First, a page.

Back in 1982, during my first year at university and separated from the other members of my band Marine Girls, I recorded some demos – seven songs performed solo, just me and my semi-acoustic guitar. I’d written them in my student bedroom, looking out at the grey Hull skies, watching the icy east-coast wind send autumn leaves scudding across the campus car park. The songs were stark and reflective, explorations of the troubled beginning of my relationship with Ben (troubled because, in true student fashion, he had a “girlfriend back home”).
I was listening to Billie Holiday and John Martyn and the Velvet Underground, and included a cover of their “Femme Fatale”. It was all quite sombre, and heart-on-the-sleeve, and rawly emotional. Classic late-night listening. When I played the demos to my record label, Cherry Red, they said, “These aren’t demos, this is an album – let’s release it just as it is!” So we did. A Distant Shore, only 23 minutes long, came out in 1982 and was something of an indie hit.
During an interview, a journalist from Melody Maker said to me, “Your album really reminds me of Bridget St John.” “WHO’S THAT?” I squawked ungraciously. “I’VE NEVER EVEN HEARD OF HER.” He explained to me that she was a folk singer from the late Sixties and early Seventies, and I think the comparison made me anxious. Still feeling very much part of the post-punk mood, I was allergic to the word “folk” – which meant “hippie” to me – and so I brushed off his comments, making no effort to find out more about an artist I might have liked. In my defence, I was only 19 years old, and unsure of my identity.
Years passed. The internet was invented. We started listening to music via Spotify, and one day I looked up Bridget St John and played her 1969 album Ask Me No Questions. I don’t think it’s possible to feel more chastened than I felt in that moment. Because, of course, the journalist had been extremely perceptive and accurate in his comparison. The mood of her music sounded like a template for my early solo work. The tone and register of her voice was similar to mine, but it was more than that – something about her low-key, deadpan style of delivery, a kind of unflamboyant but unapologetic emotion. I had loved Nico’s 1967 Chelsea Girl album, and Bridget’s work was like a less chilly version of the same vibe.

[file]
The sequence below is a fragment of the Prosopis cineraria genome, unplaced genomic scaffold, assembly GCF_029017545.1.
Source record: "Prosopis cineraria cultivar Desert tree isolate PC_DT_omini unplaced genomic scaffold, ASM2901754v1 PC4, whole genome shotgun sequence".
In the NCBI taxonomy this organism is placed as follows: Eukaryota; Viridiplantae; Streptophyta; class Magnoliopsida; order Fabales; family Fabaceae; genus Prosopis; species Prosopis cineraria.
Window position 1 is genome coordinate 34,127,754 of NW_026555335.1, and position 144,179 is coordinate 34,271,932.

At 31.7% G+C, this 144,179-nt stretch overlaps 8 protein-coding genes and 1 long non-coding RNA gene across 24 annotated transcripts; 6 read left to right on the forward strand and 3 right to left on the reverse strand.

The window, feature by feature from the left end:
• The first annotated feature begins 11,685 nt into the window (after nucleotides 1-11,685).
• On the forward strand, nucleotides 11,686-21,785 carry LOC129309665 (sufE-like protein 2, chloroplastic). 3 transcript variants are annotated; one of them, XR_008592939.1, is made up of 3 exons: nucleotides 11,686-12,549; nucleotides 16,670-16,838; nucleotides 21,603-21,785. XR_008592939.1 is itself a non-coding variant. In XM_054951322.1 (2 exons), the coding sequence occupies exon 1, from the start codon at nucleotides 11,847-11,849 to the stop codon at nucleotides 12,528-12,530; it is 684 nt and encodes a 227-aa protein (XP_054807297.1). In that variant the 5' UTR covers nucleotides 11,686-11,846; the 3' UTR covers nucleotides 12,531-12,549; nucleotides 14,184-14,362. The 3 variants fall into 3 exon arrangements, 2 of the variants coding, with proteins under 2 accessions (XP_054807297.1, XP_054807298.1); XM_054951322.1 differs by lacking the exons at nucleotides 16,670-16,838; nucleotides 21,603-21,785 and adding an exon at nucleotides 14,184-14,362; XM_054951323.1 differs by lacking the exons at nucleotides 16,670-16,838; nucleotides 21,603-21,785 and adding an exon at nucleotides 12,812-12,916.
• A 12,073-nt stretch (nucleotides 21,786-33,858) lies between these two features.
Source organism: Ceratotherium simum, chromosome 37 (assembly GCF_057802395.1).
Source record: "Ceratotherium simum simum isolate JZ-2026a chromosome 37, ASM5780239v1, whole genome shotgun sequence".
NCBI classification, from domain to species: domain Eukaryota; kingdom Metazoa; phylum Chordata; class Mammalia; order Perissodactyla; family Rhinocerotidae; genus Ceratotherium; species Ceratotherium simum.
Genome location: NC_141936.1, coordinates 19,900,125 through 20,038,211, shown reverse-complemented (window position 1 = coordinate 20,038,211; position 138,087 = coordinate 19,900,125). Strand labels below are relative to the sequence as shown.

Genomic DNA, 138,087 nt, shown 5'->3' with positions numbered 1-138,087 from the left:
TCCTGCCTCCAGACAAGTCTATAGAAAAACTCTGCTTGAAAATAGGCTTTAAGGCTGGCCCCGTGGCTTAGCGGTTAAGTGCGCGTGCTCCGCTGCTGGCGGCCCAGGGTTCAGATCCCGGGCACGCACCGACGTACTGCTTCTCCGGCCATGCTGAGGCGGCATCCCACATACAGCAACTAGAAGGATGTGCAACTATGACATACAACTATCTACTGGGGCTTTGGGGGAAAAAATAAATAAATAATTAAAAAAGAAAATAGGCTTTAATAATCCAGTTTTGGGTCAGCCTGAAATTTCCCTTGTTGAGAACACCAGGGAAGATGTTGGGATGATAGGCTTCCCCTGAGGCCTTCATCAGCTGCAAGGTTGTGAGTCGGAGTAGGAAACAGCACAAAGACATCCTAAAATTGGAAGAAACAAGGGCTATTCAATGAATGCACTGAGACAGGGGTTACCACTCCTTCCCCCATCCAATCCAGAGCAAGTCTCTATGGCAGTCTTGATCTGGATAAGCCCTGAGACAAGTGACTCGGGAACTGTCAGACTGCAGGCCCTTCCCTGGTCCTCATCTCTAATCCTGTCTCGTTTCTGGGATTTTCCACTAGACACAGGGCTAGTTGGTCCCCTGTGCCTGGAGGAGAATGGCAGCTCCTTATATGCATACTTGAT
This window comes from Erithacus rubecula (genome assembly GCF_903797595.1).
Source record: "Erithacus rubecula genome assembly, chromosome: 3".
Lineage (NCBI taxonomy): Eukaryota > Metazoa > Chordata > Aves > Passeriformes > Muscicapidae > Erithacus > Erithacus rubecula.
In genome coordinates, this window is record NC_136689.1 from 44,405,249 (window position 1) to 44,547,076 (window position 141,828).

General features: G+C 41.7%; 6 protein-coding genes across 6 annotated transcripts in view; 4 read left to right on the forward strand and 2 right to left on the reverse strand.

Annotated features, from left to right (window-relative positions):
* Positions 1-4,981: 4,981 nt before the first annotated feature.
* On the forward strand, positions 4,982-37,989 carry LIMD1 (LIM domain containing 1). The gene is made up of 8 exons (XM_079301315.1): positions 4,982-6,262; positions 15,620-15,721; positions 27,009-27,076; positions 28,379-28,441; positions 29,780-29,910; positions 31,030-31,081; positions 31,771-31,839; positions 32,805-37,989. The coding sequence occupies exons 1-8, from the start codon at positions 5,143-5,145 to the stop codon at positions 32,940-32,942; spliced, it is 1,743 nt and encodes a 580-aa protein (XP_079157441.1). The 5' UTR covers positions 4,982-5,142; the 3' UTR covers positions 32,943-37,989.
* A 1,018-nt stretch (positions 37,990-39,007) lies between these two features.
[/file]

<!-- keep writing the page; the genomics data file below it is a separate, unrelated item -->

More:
I felt I owed both the journalist– and, in some vague way, Bridget herself – an apology. He’d been spot-on when he identified the connection, and it made me think hard about the way that you can be “influenced” by someone you have never heard. There was coincidence involved – our voices having a similar timbre – but it’s also a sort of folk memory. She had been part of inventing a sound which then became part of the canon of music, and I had absorbed it from the general musical ether, if not directly from her.
More years pass, and it is October 2023. I am standing in the crowd at Cafe Oto in Dalston watching Bridget, now 77 years old, play those very songs live, and it is utterly magical. I wish I could fully convey the atmosphere in the room; I wish I could bottle the atmosphere in the room. It is like being transported to another place in time, maybe Greenwich Village in the Sixties. I feel I ought to be wearing a black turtleneck and sitting cross-legged in front of her smoking a Gitane.
Her voice is as warm and resonant as ever, still with that resolutely unshowy hint of vibrato. She sings a good six inches back from the mic, willing us to lean in close to hear her, and lean in we do. It reminds me of Peggy Lee who used to say that in noisy clubs she would sing more and more quietly to force attention. There’s no forcing needed tonight, though: pin-drop silence reigns throughout.
Eyes mostly closed, she plays with a calm stillness, a kind of composure and gentleness that reminds me how compelling understatement can be. She mentions two of her musical “brothers” – Nick Drake and John Martyn, who she knew back in the day – and plays a song by each of them. And I’m standing here with one of my musical “sisters”, my friend Beth Orton, both of us moved beyond words. As we walk back through the chilly autumn air to Dalston Kingsland station we are both aware that we’ve just been in the presence of someone unique and precious, to whom we owe a great debt. And for that, many thanks, Bridget.
This article appears in the 18 Oct 2023 issue of the New Statesman, War on Three Fronts